Unlike Bishkek, which has sparingly taken loans in recent years, Dushanbe has been on a borrowing spree, turning to other sources of finance. In 2017, it issued $500 million in Eurobonds, which have much higher interest rates than Eximbank loans (7.1 percent versus 2 percent). Then, this May, the IMF disbursed $189 million to Tajikistan to aid its COVID response.
Despite the pandemic, Tajikistan continues to repay Eximbank. In the first half of 2020, Tajikistan’s debt to China declined by $30 million. Tajikistan does not publicly discuss future debt servicing, but repayment obligations to China (and elsewhere) must be scheduled to rise – the grace periods are now over for most Eximbank loans to Tajikistan. In August Dushanbe asked Beijing for debt relief.
There is one caveat to the decline in Chinese lending to Tajikistan. The Tajik section of a proposed gas pipeline from Turkmenistan to China – Line D, which was agreed in 2013 – is being financed for a reported $3.2 billion by China National Petroleum Corporation (CNPC), which will operate the section in a joint-venture with state-owned Tajiktransgaz. If the project, which is currently stalled, loses money, then Tajiktransgaz may be partially liable. By contrast, CNPC is slated to build the Kyrgyz section of Line D alone and Bishkek will charge rent and transit fees.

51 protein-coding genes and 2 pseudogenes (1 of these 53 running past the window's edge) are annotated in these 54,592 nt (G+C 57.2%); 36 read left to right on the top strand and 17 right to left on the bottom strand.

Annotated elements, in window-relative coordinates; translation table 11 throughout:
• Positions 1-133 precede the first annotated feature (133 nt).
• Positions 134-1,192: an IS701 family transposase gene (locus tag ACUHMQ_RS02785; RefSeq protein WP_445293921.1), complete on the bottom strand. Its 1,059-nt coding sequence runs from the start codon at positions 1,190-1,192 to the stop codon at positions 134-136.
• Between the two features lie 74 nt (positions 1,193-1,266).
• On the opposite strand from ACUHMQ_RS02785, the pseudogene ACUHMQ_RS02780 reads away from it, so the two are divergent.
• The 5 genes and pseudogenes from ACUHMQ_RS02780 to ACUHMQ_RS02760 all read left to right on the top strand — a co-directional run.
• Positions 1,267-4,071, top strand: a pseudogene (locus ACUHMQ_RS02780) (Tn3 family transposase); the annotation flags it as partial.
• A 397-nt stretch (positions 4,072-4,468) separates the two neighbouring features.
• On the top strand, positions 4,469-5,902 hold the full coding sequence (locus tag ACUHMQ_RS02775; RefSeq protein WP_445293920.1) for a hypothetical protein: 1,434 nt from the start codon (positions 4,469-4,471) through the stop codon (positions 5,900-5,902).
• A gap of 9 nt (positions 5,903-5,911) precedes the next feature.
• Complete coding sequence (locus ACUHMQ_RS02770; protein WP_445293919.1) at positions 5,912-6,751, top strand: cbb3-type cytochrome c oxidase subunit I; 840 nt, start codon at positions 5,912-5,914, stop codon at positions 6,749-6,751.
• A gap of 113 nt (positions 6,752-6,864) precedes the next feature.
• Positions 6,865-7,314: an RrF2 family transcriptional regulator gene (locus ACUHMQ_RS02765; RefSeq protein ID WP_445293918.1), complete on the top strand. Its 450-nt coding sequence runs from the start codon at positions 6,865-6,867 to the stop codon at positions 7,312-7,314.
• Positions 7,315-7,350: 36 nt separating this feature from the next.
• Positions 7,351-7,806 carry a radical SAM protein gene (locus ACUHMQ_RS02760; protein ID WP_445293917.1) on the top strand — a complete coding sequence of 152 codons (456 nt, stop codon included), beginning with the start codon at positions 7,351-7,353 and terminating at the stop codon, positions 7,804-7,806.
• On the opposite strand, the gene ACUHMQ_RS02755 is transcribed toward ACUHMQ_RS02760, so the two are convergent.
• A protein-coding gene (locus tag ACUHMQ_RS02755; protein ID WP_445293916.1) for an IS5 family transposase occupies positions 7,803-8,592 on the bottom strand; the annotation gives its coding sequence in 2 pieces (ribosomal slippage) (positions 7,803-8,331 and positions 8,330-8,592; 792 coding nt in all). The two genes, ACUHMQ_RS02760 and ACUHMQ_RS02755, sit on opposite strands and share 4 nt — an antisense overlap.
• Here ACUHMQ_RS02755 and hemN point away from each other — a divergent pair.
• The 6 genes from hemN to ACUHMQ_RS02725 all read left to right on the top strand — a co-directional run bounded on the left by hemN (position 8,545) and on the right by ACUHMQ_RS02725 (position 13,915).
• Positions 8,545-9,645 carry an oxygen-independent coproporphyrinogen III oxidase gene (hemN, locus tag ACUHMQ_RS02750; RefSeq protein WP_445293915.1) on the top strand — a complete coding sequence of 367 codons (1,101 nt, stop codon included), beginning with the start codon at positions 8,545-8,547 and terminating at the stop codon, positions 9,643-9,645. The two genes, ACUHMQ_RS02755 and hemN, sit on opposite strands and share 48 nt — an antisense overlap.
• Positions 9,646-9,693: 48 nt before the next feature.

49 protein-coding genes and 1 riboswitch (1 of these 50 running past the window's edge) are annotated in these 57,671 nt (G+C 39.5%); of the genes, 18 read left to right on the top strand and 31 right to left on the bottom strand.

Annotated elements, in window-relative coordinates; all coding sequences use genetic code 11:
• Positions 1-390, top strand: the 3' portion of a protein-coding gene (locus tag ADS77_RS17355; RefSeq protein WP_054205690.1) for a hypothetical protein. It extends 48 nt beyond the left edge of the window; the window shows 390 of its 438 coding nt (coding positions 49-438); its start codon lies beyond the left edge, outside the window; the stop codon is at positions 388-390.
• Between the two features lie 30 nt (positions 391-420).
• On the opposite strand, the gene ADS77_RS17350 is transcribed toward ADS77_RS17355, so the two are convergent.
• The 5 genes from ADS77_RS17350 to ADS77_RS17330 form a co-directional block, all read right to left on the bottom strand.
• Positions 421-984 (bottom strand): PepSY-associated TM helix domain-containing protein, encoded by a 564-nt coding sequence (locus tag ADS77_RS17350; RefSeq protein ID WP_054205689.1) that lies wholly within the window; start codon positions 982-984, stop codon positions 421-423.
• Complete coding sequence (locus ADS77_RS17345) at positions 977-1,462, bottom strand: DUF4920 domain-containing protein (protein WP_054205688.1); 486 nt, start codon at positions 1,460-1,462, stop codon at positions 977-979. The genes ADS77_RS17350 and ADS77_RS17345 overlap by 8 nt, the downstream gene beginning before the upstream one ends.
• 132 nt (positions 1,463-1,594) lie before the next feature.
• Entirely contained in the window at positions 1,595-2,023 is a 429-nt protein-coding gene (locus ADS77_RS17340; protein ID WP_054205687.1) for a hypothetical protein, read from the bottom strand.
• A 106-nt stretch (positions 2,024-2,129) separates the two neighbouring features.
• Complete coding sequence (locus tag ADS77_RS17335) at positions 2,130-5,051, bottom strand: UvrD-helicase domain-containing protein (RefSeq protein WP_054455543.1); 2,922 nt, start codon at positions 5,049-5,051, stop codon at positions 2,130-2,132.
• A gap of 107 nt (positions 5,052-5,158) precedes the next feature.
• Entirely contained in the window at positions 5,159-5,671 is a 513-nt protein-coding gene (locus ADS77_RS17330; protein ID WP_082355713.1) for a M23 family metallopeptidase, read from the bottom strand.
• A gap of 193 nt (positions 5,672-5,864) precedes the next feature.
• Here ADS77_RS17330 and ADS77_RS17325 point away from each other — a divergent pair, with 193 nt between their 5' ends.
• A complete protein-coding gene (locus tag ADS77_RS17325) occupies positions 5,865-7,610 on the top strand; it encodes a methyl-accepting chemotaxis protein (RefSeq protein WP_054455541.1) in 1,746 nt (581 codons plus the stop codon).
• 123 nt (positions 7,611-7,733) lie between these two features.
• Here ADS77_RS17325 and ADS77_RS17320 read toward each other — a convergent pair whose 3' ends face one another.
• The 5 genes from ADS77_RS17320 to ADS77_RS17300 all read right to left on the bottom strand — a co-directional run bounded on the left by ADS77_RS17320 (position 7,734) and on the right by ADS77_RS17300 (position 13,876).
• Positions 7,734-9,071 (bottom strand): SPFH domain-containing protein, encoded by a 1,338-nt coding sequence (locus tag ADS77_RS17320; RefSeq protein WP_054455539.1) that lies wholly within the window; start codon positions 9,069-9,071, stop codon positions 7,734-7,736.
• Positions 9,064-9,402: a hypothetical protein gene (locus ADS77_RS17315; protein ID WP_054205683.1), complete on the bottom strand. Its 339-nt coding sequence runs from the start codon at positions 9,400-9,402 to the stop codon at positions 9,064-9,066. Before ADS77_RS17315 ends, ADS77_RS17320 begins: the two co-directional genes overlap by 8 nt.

Who’s subsidizing whom?
The unprecedented nature of COVID and China’s opacity make predictions difficult. Beijing appears prepared to extend repayment periods, saying it has already concluded agreements with 10 nations under the G20’s Debt Service Suspension Initiative, though details remain sparse.
Beijing will also likely offer some targeted write-offs. But China will be wary of widespread forgiveness lest it appear it does not expect loans to be repaid. Any debt write-off to Dushanbe would also mean that Beijing is subsidising Tajikistan’s other debt, essentially obligations to private institutional investors and multilateral banks. In fact, the opposite has begun happening: The IMF has lent to Tajikistan and Kyrgyzstan this year, helping both continue to meet Eximbank’s repayment schedule. The IMF is subsidizing their repayments to China and other institutions.
Yet the bigger picture shows Chinese loans for large-scale infrastructure projects in the two poorest Central Asian states on a downward trend for some time. Beijing will continue to increase its economic role in both countries after COVID – it has too much at stake to pull back and all this infrastructure makes commercial opportunities that much easier – but debt-for-infrastructure will probably play a limited role in the pandemic’s wake.
Dirk van der Kley is a research fellow at the Australian National University’s School of Regulation and Global Governance and National Security College. His research has received funding from the Australian Department of Defense Strategic Policy Grants Program. The views expressed are his own and do not necessarily reflect the views of the Australian Department of Defense.